Evaluation and management (e/m)

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Insurance coding and billing is complex, but it boils down to how to accurately apply a code, or CPT (current procedural terminology), to the service that you provided. The payer then reimburses the service at a certain rate. As a provider, you will have to understand what codes to use and what documentation is necessary to support coding.

Review evaluation and management (E/M) documentation for a patient and perform a crosswalk of codes from DSM-5-TR to ICD-10. 


Required Readings

· American Psychiatric Association. (2022).  

ICD-10-CM Codes UpdateLinks to an external site.


· American Psychiatric Association. (2022). 

Changes to ICD-10-CM Codes for DSM-5 DiagnosesLinks to an external site.


· American Psychiatric Association. (2020). 

Updates to DSM–5 criteria, text and ICD-10 codes

Links to an external site.
. https://www.psychiatry.org/psychiatrists/practice/dsm/updates-to-dsm-5

· American Psychiatric Association. (2013). 

Insurance implications of DSM-5Links to an external site.


· Clicking on this link will initiate the download of the PDF.

· American Psychiatric Association. (2020). 

Coding and reimbursement

Links to an external site.

· American Psychiatric Association. (2022). Numerical listing of DSM-5 diagnoses and codes (ICD-10-CM). 

Diagnostic and statistical manual of mental disordersLinks to an external site.

 (5th ed., text rev.). https://go.openathens.net/redirector/waldenu.edu?url=https://dsm.psychiatryonline.org/doi/book/10.1176/appi.books.9780890425787

· Buppert, C. (2021). 
Nurse practitioner’s business practice and legal guide (7th ed.). Jones & Bartlett Learning.

· Chapter 9, “Reimbursement for Nurse Practitioner Services”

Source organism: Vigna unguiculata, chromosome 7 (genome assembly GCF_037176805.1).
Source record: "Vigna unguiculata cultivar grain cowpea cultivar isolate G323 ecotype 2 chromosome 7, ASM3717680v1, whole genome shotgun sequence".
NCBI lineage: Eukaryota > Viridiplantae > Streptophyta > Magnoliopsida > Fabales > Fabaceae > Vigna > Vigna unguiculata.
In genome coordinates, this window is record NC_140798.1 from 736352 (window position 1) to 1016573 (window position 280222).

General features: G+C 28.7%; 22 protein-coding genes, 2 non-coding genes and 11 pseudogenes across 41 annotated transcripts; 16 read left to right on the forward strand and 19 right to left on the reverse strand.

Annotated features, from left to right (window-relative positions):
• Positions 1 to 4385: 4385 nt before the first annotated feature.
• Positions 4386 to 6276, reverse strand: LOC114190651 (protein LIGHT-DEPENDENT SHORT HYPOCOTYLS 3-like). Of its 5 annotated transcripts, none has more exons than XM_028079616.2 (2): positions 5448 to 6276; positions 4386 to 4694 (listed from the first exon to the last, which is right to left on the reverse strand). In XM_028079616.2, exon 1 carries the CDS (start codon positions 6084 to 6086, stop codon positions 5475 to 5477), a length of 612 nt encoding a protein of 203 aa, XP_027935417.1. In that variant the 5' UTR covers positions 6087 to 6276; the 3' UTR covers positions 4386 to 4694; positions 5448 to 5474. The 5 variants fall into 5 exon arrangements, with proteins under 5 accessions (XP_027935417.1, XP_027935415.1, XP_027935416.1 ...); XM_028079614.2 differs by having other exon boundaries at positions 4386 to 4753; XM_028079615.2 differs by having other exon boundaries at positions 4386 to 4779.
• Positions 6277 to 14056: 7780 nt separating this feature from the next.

· Centers for Medicare & Medicaid Services. (2020). 

Your billing responsibilities

Links to an external site.
. https://www.cms.gov/Medicare/Coordination-of-Benefits-and-Recovery/ProviderServices/Your-Billing-Responsibilities

· Stewart, J. G., & DeNisco, S. M. (2019). 
Role development for the nurse practitioner (2nd ed.)
Jones & Bartlett Learning.

· Chapter 15, “Reimbursement for Nurse Practitioner Services”

· Walden University Academic Skills Center. (2017). 

Developing SMART goals

Links to an external site.
. https://academicguides.waldenu.edu/ld.php?content_id=51901492

· Zakhari, R. (2021). 
The psychiatric-mental health nurse practitioner certification review manual. Springer Publishing Company.  

· Chapter 4 “Neuroanatomy, Physiology, and Mental Illness”


INSTRUCTIONS: Use the following case template to complete this Assignment.

· On the Diagnostic Impression, assign DSM-5-TR and Updated ICD-10 codes to the services documented.

· You will add your narrative answers to the assignment questions to the bottom of this template and submit altogether as one document.

IDENTIFYING INFORMATION: Identification was verified by stating of their name and date of birth. Time spent for evaluation: 0900am-0957am.

CHIEF COMPLAINT: “My other provider retired. I don’t think I’m doing so well.”

HPI: 25 yo Russian female evaluated for psychiatric evaluation referred from her retiring practitioner for PTSD, ADHD, Stimulant Use Disorder, in remission. She is currently prescribed fluoxetine 20mg po daily for PTSD, atomoxetine 80mg po daily for ADHD.
Today, client denied symptoms of depression, denied anergia, anhedonia, amotivation, no